UK Coal ' greenwash' Durham planner's! OPENCAST looks likely (near where Winter Moot will be in February)

Money grabbing UK coal have overcome one of the largest barriers in their plans to opencast the PONT VALLEY,

OPPONENTS of a large opencast mine in a picturesque valley fear the worst now that planning permission has been granted to move a colony of Great Crested Newts – a protected species.

Durham County Council planners agreed to an application by UK Coal to create four habitat ponds for wildlife near Leadgate, Consett, County Durham.

The company, which plans to extract 556,000 tonnes from the Bradley site, an area of 73,000 square meters in the Derwent Valley between the villages of Leadgate and Dipton, was hindered by the presence of the tiny animals on a pond in the middle of the area where it wants to mine. Now that councillors have approved the plans to create new ponds UK Coal will proceed with its application to mine.

A spokesman for the company said: “The proposals are to create a site of nature conservation involving additional planting and landscaping and new ponds on part of the site to form an extended wildlife habitat from the adjacent Billingside Wood Site of Nature Conservation Importance.

“The application for habitat ponds in construction terms is relatively minor in nature and has the potential for significant conservation and habitat enhancement opportunities for the local area.”

Eight letters of objection including responses from the Dipton Community Partnership and the Pont Valley Network were received.

Objectors argued that the application is part of the intention to opencast the site, known as the Bradley site and should not be treated separately.

But senior planning officer Mike Hempsall said the two applications had to be treated individually.

He said: “The proposal provides an opportunity for additional habitats that would be of ecological and landscape benefit to the area and can be carried out in an environmentally acceptable manner.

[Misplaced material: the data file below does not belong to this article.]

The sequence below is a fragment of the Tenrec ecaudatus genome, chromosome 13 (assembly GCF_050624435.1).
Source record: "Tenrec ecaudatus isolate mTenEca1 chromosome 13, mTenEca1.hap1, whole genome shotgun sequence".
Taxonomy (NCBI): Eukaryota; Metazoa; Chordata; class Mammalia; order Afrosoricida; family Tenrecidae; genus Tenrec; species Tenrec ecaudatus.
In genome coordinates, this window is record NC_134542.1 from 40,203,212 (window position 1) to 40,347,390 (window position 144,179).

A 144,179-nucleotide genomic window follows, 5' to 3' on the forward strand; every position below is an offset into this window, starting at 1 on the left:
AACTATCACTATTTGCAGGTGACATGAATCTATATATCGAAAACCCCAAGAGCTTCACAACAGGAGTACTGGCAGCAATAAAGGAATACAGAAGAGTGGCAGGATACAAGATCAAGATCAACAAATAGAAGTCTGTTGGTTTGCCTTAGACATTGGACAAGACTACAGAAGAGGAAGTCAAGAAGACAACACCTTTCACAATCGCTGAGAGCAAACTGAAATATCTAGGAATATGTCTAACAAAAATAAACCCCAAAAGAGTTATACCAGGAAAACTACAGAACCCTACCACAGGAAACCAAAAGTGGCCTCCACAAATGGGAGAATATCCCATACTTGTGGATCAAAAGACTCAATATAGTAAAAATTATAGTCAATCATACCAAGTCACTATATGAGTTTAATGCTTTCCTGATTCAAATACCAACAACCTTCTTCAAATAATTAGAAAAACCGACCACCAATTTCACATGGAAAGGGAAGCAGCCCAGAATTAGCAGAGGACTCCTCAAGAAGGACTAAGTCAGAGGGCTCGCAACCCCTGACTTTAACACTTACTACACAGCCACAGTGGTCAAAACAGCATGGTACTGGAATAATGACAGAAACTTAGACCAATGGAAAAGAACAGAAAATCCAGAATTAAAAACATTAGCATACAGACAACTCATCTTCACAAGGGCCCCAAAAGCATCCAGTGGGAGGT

“The stated grounds of objection concerning determination of the application separate to the surface coal mine application, archaeological, landscape character, effects on public rights of way and wildlife impact are not considered sufficient to lead to reasons to refuse the application.”

UK Coal says the opencast proposal would create 38 jobs, produce 556,000 tonnes of coal needed for the British steel or electricity industry, and provide a new conservation area after mining is completed within three years. It intends to formally submit a planning application in the new year.

But Durham County councillor Watts Stelling said: “This area has been ravaged by industry in the past and should now be allowed to recover.

“Everybody knows the two applications are linked. UK Coal is not building new ponds due to any fondness for Great Crested Newts. It wants to dig a great big hole in attractive countryside.”

It should be noted that Durham wildlife trust didn't even respond when asked for an opinion by Durham County Council maybe this is because lots of funding for wildlife trusts comes from the aggregate industry or maybe their just lazy!

FAMILIES in a rural hamlet are calling on a development company to abandon its bid for an opencast mine in the Northumberland countryside after planners firmly rejected the controversial scheme.

Campaigners in tiny Halton Lea Gate near Haltwhistle say they are "overjoyed" after county councillors voted unanimously to refuse permission to dig 140,000 tonnes of coal from a 75-acre site, within the North Pennines Area of Outstanding Natural Beauty.

They urged applicant HM Project Developments to "get the message", admit defeat and not launch an appeal against the decision.

HM Project Developments’ agent, Newcastle-based firm Blackett, Hart and Pratt, did not comment.